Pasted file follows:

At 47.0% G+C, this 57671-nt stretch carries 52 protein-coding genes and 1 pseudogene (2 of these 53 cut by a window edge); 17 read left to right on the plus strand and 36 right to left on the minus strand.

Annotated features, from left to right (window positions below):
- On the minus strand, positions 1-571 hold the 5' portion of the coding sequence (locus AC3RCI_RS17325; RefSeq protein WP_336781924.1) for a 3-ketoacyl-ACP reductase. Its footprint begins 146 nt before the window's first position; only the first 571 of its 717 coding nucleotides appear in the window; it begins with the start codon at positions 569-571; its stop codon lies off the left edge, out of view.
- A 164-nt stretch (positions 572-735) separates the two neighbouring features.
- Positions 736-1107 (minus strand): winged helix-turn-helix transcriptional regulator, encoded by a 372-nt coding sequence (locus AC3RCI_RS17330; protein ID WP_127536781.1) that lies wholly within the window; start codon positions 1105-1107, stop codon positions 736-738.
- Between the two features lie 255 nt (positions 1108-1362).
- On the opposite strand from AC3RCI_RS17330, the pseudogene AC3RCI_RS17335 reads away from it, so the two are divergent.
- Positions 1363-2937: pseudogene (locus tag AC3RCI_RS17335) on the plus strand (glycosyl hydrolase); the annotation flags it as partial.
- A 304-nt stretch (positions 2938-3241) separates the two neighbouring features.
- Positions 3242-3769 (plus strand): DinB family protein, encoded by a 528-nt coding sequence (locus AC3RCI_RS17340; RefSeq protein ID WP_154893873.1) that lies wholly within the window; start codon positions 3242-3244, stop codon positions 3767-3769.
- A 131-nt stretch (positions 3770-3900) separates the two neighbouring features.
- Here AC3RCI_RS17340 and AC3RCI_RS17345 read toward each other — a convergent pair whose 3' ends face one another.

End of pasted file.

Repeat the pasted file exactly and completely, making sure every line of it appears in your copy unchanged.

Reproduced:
At 47.0% G+C, this 57671-nt stretch carries 52 protein-coding genes and 1 pseudogene (2 of these 53 cut by a window edge); 17 read left to right on the plus strand and 36 right to left on the minus strand.

Annotated features, from left to right (window positions below):
- On the minus strand, positions 1-571 hold the 5' portion of the coding sequence (locus AC3RCI_RS17325; RefSeq protein WP_336781924.1) for a 3-ketoacyl-ACP reductase. Its footprint begins 146 nt before the window's first position; only the first 571 of its 717 coding nucleotides appear in the window; it begins with the start codon at positions 569-571; its stop codon lies off the left edge, out of view.
- A 164-nt stretch (positions 572-735) separates the two neighbouring features.
- Positions 736-1107 (minus strand): winged helix-turn-helix transcriptional regulator, encoded by a 372-nt coding sequence (locus AC3RCI_RS17330; protein ID WP_127536781.1) that lies wholly within the window; start codon positions 1105-1107, stop codon positions 736-738.
- Between the two features lie 255 nt (positions 1108-1362).
- On the opposite strand from AC3RCI_RS17330, the pseudogene AC3RCI_RS17335 reads away from it, so the two are divergent.
- Positions 1363-2937: pseudogene (locus tag AC3RCI_RS17335) on the plus strand (glycosyl hydrolase); the annotation flags it as partial.
- A 304-nt stretch (positions 2938-3241) separates the two neighbouring features.
- Positions 3242-3769 (plus strand): DinB family protein, encoded by a 528-nt coding sequence (locus AC3RCI_RS17340; RefSeq protein ID WP_154893873.1) that lies wholly within the window; start codon positions 3242-3244, stop codon positions 3767-3769.
- A 131-nt stretch (positions 3770-3900) separates the two neighbouring features.
- Here AC3RCI_RS17340 and AC3RCI_RS17345 read toward each other — a convergent pair whose 3' ends face one another.